Philippines accuses China of firing water cannons on supply boats

Protest lodged with Chinese envoy over incident in disputed South China Sea, says Foreign Secretary Teodoro Locsin

ISTANBUL (AA) – Lodging strong protest with Beijing, Philippines on Thursday said China “blocked” and “water cannoned” its food supply boats in the disputed South China Sea.

“On 16 November 2021, three Chinese Coast Guard vessels blocked and water cannoned two Philippine supply boats en route to transport food supplies to Philippine military personnel in Ayungin Shoal,” said Foreign Secretary Teodoro Locsin.

He said no one was hurt in the incident “but our boats had to abort their resupply mission.”

Second Thomas Shoal, also known as Ayungin Shoal, or atoll in the Spratly Islands of the South China Sea, lies 105 nautical miles west of Palawan, the Philippines, is part of the Kalayaan Island Group.

Several nations claim their ownership of the Shoal but are currently under the Philippines, where it has deployed its military and is located in the country’s maritime exclusive economic zone and continental shelf.

Locsin said he lodged “outrage, condemnation, and protest of the incident” with Chinese Ambassador Huang Xilian in Manila.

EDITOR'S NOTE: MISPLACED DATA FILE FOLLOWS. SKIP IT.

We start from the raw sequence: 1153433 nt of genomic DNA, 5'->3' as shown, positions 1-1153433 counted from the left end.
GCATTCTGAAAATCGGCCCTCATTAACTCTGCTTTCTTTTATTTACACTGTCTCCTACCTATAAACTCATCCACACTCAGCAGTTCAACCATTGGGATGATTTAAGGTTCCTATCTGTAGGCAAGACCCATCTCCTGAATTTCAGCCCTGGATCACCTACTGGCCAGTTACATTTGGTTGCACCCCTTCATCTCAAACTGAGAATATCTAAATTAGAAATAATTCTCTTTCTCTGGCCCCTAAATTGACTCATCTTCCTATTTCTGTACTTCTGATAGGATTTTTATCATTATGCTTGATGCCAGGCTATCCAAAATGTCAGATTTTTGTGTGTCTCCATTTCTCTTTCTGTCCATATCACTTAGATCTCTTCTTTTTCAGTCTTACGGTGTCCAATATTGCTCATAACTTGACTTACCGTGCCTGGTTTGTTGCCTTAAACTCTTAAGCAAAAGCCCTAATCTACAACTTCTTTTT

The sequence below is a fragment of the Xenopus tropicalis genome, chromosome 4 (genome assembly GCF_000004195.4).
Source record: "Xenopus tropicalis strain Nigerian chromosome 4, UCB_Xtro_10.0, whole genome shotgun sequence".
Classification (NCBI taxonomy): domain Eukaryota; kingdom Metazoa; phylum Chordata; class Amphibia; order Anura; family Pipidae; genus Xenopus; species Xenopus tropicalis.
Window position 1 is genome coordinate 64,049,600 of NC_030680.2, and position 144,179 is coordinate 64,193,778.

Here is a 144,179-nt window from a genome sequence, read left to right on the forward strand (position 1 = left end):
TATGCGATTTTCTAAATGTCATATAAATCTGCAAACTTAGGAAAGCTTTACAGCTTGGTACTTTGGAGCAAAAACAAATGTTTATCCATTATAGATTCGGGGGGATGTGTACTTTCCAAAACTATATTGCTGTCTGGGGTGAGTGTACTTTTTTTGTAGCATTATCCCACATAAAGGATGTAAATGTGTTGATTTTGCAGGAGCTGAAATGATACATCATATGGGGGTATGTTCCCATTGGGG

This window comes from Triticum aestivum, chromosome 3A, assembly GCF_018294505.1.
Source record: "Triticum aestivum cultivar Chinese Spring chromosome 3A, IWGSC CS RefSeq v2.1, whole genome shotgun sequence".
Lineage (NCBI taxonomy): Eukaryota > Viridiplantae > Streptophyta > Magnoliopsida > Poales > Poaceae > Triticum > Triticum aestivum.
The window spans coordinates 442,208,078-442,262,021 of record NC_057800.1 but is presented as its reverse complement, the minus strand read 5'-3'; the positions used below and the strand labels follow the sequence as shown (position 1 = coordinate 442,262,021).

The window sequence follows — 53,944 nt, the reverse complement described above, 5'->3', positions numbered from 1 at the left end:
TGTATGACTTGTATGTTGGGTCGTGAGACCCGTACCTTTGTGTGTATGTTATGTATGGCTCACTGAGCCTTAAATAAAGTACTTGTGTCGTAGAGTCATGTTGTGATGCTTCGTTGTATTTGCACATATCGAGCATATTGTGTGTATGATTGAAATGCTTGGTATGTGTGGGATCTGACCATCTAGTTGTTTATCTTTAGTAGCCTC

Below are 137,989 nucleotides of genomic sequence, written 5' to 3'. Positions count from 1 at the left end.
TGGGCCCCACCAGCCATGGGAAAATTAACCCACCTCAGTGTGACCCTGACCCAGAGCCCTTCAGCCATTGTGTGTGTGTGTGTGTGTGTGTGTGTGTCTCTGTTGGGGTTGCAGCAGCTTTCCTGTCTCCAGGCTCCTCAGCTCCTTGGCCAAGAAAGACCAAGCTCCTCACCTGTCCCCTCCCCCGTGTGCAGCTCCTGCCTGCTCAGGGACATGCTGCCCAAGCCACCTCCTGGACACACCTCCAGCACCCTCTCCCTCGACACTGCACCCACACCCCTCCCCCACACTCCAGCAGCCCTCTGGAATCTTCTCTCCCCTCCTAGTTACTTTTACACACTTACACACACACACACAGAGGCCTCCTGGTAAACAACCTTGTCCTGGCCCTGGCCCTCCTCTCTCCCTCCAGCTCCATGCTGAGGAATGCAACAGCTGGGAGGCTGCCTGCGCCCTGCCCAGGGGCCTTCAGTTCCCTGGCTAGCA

“I reminded China that a public vessel is covered by the Philippines-United States Mutual Defense Treaty,” the secretary said, calling the “acts of the Chinese Coast Guard vessels illegal.”

The Philippines won a case in 2016 at an UN-backed arbitration court that invalidated China’s expansive claims in the resource-rich South China Sea.

It is claimed by China and several other regional countries, and the continuing US naval operations in the Taiwan Strait, part of the disputed sea, have angered Beijing.

China’s assertions are based on its “nine-dash line” – purple dashes on official Chinese maps that denote Beijing’s historical claims in the South China Sea.

“China has no law enforcement rights in and around these areas. They must take heed and back off. This failure to exercise self-restraint threatens the special relationship between the Philippines and China that President Rodrigo R. Duterte and President Xi Jinping have worked hard to nurture,” Locsin added.

Vowing to continue supplies to Philippines troops in Ayungin Shoal, he said: “We do not ask permission to do what we need to do in our territory.”

The Duterte administration has so far filed 211 diplomatic notes against Beijing for “continuing incursions in the country’s waters.”

“As we have in the past, we will continue to assert our sovereignty, sovereign rights, and jurisdiction over our territory,” said Philippines Cabinet Secretary Karlo Nograles.


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